Game Development Reference
In-Depth Information
To implement goblin raids as planned, we first have to implement char-
acters , construction , wall constructions , and fighting systems. If any one of
these systems shifts significantly, changes will cascade upward through
the dependency stack and force changes in goblin raids . Even if each of
those foundational elements has an extremely favorable 80% certainty
tag, the chance of goblin raids working as expected is only 0.8 multiplied
with itself five times, or 0.33 (33%), because a failure in any one of the five
foundational elements will force goblin raids to change.
And most designs don't have nearly an 80% certainty rate. In design
work on risky, potentially breakthrough games, most designs fail. Per-
system certainty is often less than 30%. In these conditions, a design five
layers up the dependency stack will only survive unchanged 0.2% of the
time. So, basically, never.
Cascading uncertainty means that the upper elements of a dependency
stack almost always need major redesign.
This means that most of the written design of Fantasy Castle is
baloney. The foundational systems will almost certainly change when im-
plemented or tested, and those changes will cascade through the design,
forcing changes everywhere. The concepts may remain, but all the specif-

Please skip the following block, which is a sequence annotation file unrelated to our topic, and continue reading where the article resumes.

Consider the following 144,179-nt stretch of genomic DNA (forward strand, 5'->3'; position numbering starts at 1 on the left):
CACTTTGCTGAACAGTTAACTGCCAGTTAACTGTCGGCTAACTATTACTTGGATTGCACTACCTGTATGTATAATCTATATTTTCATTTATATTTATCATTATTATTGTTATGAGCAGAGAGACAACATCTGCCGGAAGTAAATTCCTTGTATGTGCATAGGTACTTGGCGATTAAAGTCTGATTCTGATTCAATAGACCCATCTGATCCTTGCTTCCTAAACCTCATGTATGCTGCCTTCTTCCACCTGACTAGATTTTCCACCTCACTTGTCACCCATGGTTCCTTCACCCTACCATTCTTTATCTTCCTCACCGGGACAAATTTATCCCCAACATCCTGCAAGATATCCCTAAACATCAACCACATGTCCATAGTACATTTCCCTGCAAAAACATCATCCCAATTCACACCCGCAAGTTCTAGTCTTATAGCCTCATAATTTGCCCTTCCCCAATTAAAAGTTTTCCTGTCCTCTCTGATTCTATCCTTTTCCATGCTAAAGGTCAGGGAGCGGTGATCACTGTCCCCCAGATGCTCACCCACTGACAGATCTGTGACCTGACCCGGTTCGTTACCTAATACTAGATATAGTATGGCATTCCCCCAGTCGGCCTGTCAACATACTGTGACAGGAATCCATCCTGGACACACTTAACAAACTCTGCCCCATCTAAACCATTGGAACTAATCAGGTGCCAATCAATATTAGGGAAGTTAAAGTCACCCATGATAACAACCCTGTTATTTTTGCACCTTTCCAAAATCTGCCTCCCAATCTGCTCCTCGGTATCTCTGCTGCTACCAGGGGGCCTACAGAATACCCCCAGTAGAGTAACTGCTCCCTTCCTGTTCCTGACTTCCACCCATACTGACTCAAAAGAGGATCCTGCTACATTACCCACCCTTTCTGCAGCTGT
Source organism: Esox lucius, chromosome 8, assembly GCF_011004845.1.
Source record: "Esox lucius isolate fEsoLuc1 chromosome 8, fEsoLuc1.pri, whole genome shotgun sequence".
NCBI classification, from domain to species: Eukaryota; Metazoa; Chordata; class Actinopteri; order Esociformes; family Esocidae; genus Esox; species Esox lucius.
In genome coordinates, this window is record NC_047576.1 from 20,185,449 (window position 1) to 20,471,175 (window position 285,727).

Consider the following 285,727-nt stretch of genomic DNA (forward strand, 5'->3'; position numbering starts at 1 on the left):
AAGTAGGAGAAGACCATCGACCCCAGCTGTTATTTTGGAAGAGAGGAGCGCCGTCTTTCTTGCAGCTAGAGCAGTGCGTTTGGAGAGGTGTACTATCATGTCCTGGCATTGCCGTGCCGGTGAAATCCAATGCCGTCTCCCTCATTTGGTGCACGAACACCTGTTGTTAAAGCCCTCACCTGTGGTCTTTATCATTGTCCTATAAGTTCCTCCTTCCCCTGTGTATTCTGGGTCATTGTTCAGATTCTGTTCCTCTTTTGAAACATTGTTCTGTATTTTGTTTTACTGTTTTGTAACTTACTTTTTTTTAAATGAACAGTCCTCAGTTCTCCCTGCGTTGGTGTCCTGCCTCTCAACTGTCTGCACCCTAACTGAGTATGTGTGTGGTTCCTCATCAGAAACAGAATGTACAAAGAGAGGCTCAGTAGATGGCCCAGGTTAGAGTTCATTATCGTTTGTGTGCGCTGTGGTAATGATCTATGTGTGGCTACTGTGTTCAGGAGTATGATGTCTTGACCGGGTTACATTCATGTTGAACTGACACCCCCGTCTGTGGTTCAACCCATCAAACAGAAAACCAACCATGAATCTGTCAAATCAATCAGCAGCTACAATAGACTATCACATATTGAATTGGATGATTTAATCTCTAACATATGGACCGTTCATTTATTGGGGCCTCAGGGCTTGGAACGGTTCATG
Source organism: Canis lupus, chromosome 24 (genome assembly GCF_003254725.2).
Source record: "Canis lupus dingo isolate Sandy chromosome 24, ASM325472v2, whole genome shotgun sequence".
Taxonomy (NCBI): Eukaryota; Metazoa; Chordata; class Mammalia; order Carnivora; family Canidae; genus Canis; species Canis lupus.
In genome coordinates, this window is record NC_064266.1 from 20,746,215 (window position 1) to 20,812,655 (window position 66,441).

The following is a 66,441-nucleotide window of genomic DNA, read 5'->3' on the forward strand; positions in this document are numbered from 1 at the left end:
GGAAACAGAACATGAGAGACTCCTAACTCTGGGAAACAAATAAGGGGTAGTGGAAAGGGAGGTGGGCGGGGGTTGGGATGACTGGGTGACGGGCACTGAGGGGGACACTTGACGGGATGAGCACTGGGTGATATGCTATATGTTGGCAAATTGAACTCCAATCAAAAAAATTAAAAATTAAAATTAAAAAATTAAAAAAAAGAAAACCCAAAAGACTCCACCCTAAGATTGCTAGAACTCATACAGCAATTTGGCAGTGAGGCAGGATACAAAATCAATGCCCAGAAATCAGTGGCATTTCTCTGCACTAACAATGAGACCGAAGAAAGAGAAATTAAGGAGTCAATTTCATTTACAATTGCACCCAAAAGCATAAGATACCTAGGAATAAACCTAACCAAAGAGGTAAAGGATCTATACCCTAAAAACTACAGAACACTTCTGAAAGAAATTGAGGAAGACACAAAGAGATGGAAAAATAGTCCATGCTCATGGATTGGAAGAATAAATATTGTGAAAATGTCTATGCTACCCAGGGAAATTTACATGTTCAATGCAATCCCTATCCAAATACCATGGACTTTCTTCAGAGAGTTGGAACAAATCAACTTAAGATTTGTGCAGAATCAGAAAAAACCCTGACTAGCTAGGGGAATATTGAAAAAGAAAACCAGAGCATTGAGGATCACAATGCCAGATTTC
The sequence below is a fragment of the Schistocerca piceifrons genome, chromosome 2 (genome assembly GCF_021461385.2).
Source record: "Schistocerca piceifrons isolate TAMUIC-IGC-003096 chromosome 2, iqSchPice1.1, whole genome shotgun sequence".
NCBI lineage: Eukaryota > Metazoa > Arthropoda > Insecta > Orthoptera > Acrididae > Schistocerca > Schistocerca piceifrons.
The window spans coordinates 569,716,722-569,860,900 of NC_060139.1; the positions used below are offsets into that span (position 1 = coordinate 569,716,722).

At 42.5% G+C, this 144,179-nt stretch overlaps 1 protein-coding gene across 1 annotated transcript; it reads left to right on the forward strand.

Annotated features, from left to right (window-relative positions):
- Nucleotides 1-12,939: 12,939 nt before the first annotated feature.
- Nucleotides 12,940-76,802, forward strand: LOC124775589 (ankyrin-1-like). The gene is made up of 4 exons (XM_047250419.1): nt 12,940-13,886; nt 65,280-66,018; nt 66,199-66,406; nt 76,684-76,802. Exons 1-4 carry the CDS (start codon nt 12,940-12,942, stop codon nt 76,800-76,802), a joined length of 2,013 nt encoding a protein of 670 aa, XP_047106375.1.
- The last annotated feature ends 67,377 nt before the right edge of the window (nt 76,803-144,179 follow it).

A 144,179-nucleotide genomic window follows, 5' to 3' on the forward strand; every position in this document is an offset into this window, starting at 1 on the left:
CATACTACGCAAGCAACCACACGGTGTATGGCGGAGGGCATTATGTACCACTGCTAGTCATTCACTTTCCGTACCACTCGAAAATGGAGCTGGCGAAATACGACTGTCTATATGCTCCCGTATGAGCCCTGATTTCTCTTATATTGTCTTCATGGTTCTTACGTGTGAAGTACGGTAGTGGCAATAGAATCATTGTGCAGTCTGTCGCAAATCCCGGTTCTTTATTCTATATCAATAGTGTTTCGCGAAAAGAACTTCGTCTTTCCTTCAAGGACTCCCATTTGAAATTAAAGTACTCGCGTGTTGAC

ics will change again and again. By the end of development, most of the
upper part of the stack will have been cut or redesigned several times.
It seems a simple bit of math, but there's a powerful truth here. Every
working designer has seen how much games—especially original ones—
transform over the course of development. But it's often hard to articulate
exactly why this happens. Simple uncertainty about the individual pieces
of a design isn't enough to explain it. The real problem is the way that
every change creates shockwaves of further changes that ripple through
the design via dependencies. This is the real culprit behind the massive
to-and-fro chaos of so many design processes. It's a key reason why we
have to iterate.
But not just any iteration will do. We have to iterate in a specific way,
as informed by the dependencies we've identified using the stack. The
general strategy is simple.
Start at the bottom of the dependency stack, and work upward through
each iteration loop.
 
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